COQUILLE — Coos County Sheriff’s Office Capt. Kelley Andrews can’t help but crack a smile as he reflects back on his more than 20-year career with the Sheriff’s Office.
“This by far has been one of the best agencies I’ve ever seen,” said Andrews. “It’s always willing to go the extra mile and step up and step forward whenever somebody needs help.”
At Tuesday’s Coos County Commissioner’s meeting in Coquille, Andrews announced he will be retiring from the department on Oct. 31.
After serving in the Charley Company, 1st Battalion, 9th Marine Regiment at Camp Pendleton in California, Andrews said he began thinking of his next career step as his time in the military was nearing an end.
“When I was in the Marine Corps I was made a ‘prisoner chaser’ for my battalion,” said Andrews. “I was in charge of taking guys that had been incarcerated in the jail on base to their court appearances and such.”
From 1986 to 1988, Andrews served in the U.S. Marine Corp, where he also worked as a machine gunner and spent a year guarding the Marine Barracks at the Guantanamo Bay Naval Station in Cuba.
As a young 12-year-old student in Riddle, Andrews said he knew he wanted to join the military early on. Oftentimes, he could be found reading countless books on American military history and immersing himself in its stories.
“I had some uncles in the military, but to be honest, no one in my immediate family was,” said Andrews. “I am an avid history buff and I started reading a lot about WWII. The stuff I was reading was just real complementary to the Marine Corps and they’re the best so I joined.”
Before joining the sheriff’s office in 1995, Andrews was a reserve officer for the Myrtle Creek Police Department and the Coos Bay Police Department. He later joined the sheriff’s office and worked his way up through the years starting out as reserve deputy to his most current title of captain. He has also worked in numerous divisions with the department sharpening his skills and building upon his experience.
Andrews has worked in corrections, marine patrol, timber patrol and standard patrol deputy. In March 2001, he was promoted to detective, a position where he investigated child abuse crimes in the county for about three years.
“It was one of my most rewarding positions,” said Andrews. “I got to help victims of these horrendous crimes start their healing process and put away their offenders.”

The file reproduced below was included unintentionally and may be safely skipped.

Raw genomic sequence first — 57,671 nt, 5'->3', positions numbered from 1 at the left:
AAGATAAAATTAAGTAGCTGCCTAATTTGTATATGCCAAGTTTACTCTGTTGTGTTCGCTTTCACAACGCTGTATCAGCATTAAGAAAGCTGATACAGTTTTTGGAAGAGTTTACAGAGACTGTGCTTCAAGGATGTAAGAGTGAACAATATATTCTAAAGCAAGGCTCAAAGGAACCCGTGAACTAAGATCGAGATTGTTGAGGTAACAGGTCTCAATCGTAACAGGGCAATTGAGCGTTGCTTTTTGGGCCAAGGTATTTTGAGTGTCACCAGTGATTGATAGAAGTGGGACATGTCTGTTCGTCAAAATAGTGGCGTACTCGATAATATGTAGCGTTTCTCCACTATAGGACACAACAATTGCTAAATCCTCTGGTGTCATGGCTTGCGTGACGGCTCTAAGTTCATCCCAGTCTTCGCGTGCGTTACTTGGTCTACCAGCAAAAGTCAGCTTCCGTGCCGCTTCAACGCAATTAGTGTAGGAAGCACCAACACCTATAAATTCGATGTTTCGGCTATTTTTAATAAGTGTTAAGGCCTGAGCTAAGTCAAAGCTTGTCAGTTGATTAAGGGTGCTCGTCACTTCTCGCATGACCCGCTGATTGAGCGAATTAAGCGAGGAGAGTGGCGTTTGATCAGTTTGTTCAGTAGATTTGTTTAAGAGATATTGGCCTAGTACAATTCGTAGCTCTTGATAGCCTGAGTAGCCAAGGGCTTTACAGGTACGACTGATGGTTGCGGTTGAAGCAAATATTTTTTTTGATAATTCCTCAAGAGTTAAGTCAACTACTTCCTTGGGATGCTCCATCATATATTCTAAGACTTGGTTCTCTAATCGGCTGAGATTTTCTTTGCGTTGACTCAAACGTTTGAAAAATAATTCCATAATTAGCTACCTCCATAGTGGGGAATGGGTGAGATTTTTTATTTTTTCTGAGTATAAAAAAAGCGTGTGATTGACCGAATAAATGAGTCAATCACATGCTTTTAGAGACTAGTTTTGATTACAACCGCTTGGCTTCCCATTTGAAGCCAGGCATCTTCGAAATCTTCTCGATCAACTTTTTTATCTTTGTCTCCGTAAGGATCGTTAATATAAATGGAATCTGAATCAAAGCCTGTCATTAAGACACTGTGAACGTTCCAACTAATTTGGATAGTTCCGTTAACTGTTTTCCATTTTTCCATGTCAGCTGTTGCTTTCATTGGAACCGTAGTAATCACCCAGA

Following budget cut layoffs in 2007, Andrews went back to patrol and later joined the narcotics department as a detective and was promoted to sergeant in 2013. He also underwent crisis negotiation training through an FBI-led weeklong course in Portland. It was this vital training he recalled in 2005, he was faced with a suicidal Bandon resident, who had barricaded himself in his home with a .38 caliber handgun intent on killing himself.
According to Andrews, he began negotiations while the Emergency Response Team was setting up. He recalls developing a rapport with the Bandon resident and using various techniques to get him to calm down. With three young children in the home, Andrews said he was able to get him to release them and eventually he came out and surrendered peacefully.
“We are not therapists and we are not going to fix people’s problems, but we can help them in that moment of crisis,” said Andrews. “It was a huge success for us.”
Among his accomplishments, Andrews said he’s mostly proud of the collaboration between Sheriff’s Office and Coos Health and Wellness Counselor Ross Acker that he was able to facilitate. The two were instrumental in offering an interactive, yearly crisis intervention training seminar for law enforcement agencies throughout the county. For about two years, the weeklong training course pairs local mental health advocates with officers and deputies to go over usable techniques for de-escalating a crisis situation.
“Acker and I had done some ride-alongs together and we noticed there was a need," said Andrews. “We dealt with it very rarely in the late 90s and early 2000s, but now it’s a daily occurrence. The (deputies and officers) are really receptive to learning the tactics because they all just want to help people. It makes my heart feel good seeing this come to fruition.”
He is hoping the sheriff’s office will formulate an in-house crisis negotiation team and continue working to create improved relations with the community’s mental health organizations and community members.
For the future, Andrews said he plans on first taking some personal time with his wife of 19 years to relax and decompress from the job. As a longtime history enthusiast, he said he also wants to use his investigative skills to do some research and writing examining the county’s history.
“I have great admiration for guys and ladies who write local history books,” said Andrews. “I could write a book…I’d love to do a contemporary history of the sheriff’s office or the Coos Forest Protective Association.”
With over 20 years logged in, Andrews said he’s had numerous mentors and people help him out along the way that he is thankful for. Among them he recognizes, Sheriff Craig Zanni, retired Capt. Pat Downing, and retired dispatchers Ann Rakosi and Theresa Thaxton as some of his big influences as well as his wife, Deborah, a retired Army veteran and former police officer.
“As far as my legacy, I just want people to look back and go, ‘Hey I remember Kelley Andrews and he did a good job.’”